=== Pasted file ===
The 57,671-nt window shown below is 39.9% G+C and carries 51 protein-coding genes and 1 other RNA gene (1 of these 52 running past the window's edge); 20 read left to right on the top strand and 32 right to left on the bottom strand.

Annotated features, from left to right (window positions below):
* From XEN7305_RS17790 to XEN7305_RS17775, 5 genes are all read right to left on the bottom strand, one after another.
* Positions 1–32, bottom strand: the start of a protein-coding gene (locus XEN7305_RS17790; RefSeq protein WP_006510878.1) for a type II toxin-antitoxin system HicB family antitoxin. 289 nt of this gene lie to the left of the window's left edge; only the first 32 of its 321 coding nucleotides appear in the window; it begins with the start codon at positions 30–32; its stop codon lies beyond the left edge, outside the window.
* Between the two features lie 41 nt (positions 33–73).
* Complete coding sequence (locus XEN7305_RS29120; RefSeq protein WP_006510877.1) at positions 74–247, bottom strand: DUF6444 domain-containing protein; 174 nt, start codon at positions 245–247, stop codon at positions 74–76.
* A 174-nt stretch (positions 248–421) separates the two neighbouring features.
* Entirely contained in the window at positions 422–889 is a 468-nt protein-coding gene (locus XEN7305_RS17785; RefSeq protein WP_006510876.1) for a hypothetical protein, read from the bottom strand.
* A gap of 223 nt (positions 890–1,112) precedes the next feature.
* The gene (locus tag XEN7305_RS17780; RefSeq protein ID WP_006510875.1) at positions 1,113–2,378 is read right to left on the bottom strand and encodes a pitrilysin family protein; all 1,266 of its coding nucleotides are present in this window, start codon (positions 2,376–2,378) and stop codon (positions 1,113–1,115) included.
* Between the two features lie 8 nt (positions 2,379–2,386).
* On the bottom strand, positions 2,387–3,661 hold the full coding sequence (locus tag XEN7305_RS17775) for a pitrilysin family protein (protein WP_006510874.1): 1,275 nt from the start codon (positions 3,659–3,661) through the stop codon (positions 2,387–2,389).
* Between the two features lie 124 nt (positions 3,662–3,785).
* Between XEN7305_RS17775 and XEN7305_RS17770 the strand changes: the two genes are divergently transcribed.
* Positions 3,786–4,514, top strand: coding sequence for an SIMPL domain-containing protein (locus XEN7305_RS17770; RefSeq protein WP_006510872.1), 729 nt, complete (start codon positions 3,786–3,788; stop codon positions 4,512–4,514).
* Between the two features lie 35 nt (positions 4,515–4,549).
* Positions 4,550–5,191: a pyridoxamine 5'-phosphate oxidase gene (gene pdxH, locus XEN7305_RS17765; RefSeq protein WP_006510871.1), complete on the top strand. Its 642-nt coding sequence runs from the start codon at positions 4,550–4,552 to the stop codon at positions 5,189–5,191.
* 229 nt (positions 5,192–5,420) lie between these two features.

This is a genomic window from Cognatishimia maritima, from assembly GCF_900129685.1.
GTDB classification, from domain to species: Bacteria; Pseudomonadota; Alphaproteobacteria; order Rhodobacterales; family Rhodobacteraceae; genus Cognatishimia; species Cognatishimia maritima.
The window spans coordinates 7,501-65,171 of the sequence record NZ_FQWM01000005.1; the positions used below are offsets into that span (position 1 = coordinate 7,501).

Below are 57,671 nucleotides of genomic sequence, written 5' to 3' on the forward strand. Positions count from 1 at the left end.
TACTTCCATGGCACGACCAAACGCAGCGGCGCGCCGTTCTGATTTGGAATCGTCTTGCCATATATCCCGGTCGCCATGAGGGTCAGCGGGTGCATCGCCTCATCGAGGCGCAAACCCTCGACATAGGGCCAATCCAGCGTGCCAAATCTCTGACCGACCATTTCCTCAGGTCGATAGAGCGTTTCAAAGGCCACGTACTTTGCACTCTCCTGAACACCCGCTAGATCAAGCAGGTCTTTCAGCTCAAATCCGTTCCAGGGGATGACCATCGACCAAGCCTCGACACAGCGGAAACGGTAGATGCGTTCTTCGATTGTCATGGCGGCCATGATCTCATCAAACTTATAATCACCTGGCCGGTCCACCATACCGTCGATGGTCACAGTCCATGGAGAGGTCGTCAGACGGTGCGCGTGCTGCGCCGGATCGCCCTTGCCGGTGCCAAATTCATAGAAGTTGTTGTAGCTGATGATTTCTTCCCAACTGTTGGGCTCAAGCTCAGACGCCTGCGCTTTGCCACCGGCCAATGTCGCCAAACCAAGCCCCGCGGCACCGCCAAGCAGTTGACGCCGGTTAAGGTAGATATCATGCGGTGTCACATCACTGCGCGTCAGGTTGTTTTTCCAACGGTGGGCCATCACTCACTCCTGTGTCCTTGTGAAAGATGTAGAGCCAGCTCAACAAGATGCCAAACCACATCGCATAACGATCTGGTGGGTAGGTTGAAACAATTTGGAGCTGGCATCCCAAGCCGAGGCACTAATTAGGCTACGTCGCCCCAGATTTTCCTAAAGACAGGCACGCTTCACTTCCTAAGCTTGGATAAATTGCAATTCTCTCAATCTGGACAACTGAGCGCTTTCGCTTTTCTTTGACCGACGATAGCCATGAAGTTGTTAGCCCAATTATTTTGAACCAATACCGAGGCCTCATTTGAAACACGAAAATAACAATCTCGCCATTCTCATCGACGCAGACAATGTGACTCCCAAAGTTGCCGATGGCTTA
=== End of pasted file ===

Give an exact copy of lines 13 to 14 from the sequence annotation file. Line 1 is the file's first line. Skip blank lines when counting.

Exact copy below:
* Between the two features lie 124 nt (positions 3,662–3,785).
* Between XEN7305_RS17775 and XEN7305_RS17770 the strand changes: the two genes are divergently transcribed.